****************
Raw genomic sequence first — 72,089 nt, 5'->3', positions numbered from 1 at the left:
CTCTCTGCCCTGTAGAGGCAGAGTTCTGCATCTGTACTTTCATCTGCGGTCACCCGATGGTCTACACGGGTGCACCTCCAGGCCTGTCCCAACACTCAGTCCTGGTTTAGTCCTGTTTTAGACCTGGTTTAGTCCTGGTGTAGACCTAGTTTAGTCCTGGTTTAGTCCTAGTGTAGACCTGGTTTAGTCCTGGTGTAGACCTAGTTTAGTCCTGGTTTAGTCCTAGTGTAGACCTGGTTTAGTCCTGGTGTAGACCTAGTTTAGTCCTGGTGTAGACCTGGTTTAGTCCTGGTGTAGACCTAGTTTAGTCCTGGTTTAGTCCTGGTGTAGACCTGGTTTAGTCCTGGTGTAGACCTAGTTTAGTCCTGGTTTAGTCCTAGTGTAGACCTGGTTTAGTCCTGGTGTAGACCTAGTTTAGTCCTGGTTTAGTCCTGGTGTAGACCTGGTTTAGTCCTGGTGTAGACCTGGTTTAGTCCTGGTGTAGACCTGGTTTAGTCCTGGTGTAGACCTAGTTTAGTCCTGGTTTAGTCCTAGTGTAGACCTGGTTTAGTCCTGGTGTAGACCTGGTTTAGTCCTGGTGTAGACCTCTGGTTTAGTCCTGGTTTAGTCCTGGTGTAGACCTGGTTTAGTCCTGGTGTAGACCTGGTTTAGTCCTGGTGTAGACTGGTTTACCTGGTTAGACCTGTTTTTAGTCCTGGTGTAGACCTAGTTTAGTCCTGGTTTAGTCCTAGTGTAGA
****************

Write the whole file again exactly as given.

Raw genomic sequence first — 72,089 nt, 5'->3', positions numbered from 1 at the left:
CTCTCTGCCCTGTAGAGGCAGAGTTCTGCATCTGTACTTTCATCTGCGGTCACCCGATGGTCTACACGGGTGCACCTCCAGGCCTGTCCCAACACTCAGTCCTGGTTTAGTCCTGTTTTAGACCTGGTTTAGTCCTGGTGTAGACCTAGTTTAGTCCTGGTTTAGTCCTAGTGTAGACCTGGTTTAGTCCTGGTGTAGACCTAGTTTAGTCCTGGTTTAGTCCTAGTGTAGACCTGGTTTAGTCCTGGTGTAGACCTAGTTTAGTCCTGGTGTAGACCTGGTTTAGTCCTGGTGTAGACCTAGTTTAGTCCTGGTTTAGTCCTGGTGTAGACCTGGTTTAGTCCTGGTGTAGACCTAGTTTAGTCCTGGTTTAGTCCTAGTGTAGACCTGGTTTAGTCCTGGTGTAGACCTAGTTTAGTCCTGGTTTAGTCCTGGTGTAGACCTGGTTTAGTCCTGGTGTAGACCTGGTTTAGTCCTGGTGTAGACCTGGTTTAGTCCTGGTGTAGACCTAGTTTAGTCCTGGTTTAGTCCTAGTGTAGACCTGGTTTAGTCCTGGTGTAGACCTGGTTTAGTCCTGGTGTAGACCTCTGGTTTAGTCCTGGTTTAGTCCTGGTGTAGACCTGGTTTAGTCCTGGTGTAGACCTGGTTTAGTCCTGGTGTAGACTGGTTTACCTGGTTAGACCTGTTTTTAGTCCTGGTGTAGACCTAGTTTAGTCCTGGTTTAGTCCTAGTGTAGA